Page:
None of the structured products maturing in the next few months is on course to turn a profit
Less than a third of the 19 most popular structured products maturing in the next few months are set to return investors' initial capital in full.
Of the 19 products, which attracted hundreds of millions of pounds from investors, only five will return 100% of capital invested and not one has even matched inflation, let alone made any profit, according to Chelsea Financial Services.
Canada Life International's Platinum Income Series Four bond has underperformed the index on which its returns are based, the Nasdaq 100, by some 4% due to its heavy downside gearing. At current levels, investors face a 67% loss compared with 63% had they invested directly in the index.
Darius McDermott, managing director of Chelsea Financial Services, said: 'Capital in the Canada Life bond has been completely wiped out and the total return is entirely made out of the guaranteed growth or income. The majority are returning more than the market though. For example, the NDF/Abbey Extra Income & Growth Plan 1 has beaten the Dow Jones Eurostoxx Index, on which its returns are based, by around 50%.'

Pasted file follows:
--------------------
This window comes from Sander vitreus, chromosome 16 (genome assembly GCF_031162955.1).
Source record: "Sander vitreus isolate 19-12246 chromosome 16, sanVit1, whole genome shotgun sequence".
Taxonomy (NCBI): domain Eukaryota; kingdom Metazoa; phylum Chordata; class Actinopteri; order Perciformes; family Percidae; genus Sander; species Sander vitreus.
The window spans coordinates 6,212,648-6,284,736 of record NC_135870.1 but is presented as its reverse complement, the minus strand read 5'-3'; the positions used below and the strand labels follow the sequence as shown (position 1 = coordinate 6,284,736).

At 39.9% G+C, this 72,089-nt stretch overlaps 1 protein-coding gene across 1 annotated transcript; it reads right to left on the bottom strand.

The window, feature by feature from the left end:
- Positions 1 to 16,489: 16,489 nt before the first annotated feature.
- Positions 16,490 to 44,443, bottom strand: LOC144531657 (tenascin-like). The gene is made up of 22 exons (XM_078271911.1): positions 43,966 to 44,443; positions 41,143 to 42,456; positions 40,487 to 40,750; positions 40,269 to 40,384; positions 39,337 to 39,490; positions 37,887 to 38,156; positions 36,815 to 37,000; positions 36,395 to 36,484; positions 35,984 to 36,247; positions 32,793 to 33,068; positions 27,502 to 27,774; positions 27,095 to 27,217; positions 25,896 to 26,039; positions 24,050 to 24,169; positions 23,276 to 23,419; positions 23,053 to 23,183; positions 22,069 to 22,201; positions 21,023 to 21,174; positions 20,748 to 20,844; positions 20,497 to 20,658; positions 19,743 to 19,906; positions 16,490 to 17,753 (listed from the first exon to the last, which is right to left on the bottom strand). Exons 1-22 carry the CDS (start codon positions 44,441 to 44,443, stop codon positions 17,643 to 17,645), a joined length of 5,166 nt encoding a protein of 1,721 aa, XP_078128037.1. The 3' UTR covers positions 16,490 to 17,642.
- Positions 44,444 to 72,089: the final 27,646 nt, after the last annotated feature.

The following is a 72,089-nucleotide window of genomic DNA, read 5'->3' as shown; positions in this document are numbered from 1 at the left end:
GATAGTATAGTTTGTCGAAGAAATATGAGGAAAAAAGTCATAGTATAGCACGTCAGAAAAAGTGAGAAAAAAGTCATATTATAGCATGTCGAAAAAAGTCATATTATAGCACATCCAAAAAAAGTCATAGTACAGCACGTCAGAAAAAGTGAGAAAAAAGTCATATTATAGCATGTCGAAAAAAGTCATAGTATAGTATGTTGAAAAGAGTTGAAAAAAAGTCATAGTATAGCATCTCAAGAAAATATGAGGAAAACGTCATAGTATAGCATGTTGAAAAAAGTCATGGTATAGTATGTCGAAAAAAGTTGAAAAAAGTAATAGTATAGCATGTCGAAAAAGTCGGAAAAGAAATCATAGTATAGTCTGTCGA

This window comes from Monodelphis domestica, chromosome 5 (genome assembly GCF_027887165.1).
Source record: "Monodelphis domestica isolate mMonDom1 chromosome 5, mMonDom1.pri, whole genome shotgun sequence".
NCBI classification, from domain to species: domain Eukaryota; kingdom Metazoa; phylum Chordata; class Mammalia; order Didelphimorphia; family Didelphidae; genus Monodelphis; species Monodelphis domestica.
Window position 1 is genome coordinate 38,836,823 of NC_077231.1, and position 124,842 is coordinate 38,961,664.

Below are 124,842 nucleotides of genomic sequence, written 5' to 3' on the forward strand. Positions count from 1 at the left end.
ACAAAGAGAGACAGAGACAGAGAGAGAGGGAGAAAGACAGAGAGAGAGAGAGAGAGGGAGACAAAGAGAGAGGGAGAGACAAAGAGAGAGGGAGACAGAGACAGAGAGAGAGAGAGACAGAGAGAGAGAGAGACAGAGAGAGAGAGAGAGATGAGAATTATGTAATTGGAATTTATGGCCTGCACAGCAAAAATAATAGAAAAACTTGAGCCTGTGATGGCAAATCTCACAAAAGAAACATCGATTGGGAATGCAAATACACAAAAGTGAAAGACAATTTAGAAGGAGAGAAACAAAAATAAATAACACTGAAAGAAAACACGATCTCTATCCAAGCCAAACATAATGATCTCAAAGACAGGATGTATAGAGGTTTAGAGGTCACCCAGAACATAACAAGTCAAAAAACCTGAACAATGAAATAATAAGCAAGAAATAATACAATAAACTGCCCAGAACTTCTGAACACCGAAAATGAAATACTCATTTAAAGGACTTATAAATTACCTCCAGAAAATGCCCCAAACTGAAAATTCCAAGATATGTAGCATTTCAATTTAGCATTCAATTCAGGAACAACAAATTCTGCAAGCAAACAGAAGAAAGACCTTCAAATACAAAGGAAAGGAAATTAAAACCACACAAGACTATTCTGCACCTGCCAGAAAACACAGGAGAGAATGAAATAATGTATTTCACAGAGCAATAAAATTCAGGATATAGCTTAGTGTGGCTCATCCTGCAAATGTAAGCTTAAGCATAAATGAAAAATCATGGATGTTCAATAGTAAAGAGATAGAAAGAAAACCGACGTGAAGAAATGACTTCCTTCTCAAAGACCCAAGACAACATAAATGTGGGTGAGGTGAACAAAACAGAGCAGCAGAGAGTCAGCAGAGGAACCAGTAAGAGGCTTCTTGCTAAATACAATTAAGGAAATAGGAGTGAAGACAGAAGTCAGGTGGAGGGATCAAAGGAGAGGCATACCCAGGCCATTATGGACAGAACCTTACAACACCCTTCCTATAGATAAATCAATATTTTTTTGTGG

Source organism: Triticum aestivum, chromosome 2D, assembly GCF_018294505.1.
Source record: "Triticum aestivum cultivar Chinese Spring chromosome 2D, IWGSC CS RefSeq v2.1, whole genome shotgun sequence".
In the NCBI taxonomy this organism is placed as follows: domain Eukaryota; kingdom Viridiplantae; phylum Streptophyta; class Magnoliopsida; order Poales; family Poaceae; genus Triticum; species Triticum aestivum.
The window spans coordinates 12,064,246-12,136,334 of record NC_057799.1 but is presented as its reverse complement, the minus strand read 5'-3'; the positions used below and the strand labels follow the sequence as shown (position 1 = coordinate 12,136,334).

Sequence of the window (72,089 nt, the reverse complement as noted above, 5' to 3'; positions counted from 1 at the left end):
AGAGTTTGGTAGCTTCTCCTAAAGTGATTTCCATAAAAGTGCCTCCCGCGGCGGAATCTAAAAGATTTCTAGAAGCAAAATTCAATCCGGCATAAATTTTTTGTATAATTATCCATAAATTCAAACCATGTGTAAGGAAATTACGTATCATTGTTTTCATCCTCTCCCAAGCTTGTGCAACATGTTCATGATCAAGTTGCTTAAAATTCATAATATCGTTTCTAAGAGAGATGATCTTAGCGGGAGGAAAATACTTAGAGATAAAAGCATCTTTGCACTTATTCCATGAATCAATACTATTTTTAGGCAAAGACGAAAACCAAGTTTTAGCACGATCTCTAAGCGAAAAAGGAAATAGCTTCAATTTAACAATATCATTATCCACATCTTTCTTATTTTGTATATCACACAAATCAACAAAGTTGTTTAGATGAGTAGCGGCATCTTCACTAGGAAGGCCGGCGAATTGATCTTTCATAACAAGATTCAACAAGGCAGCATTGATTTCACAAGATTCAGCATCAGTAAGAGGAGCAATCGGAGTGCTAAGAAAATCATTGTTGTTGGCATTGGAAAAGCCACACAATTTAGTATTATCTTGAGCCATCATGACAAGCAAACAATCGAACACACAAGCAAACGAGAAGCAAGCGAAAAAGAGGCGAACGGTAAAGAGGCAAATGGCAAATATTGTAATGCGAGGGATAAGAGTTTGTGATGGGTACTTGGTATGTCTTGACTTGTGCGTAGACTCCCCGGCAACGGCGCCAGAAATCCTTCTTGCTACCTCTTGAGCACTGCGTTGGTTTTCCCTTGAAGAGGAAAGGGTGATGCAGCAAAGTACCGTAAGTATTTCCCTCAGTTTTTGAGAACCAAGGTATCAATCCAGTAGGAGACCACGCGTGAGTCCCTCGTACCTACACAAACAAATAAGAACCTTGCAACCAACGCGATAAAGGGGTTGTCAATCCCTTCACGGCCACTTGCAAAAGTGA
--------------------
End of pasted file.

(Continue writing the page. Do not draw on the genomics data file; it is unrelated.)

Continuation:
A key issue for investors has been the apparent disparity between the attention paid to headline income and growth rates and downside risks in the advertising of the products.
McDermott noted NDF is to send investors an annual breakdown of how their structured product investments are faring ahead of the introduction of similar requirements by the FSA.
He also questioned the wisdom of KeyData's recently launched Japanese Dynamic Growth Plan, the returns of which are based on the Nikkei 225. The index reached a 25-year low earlier this month, McDermott said, and the economy has been hurt by recession for well over a decade.
£300bn of liabilities
View from the front row
Transfer from occupational scheme
Appointed by FCA and PSR boards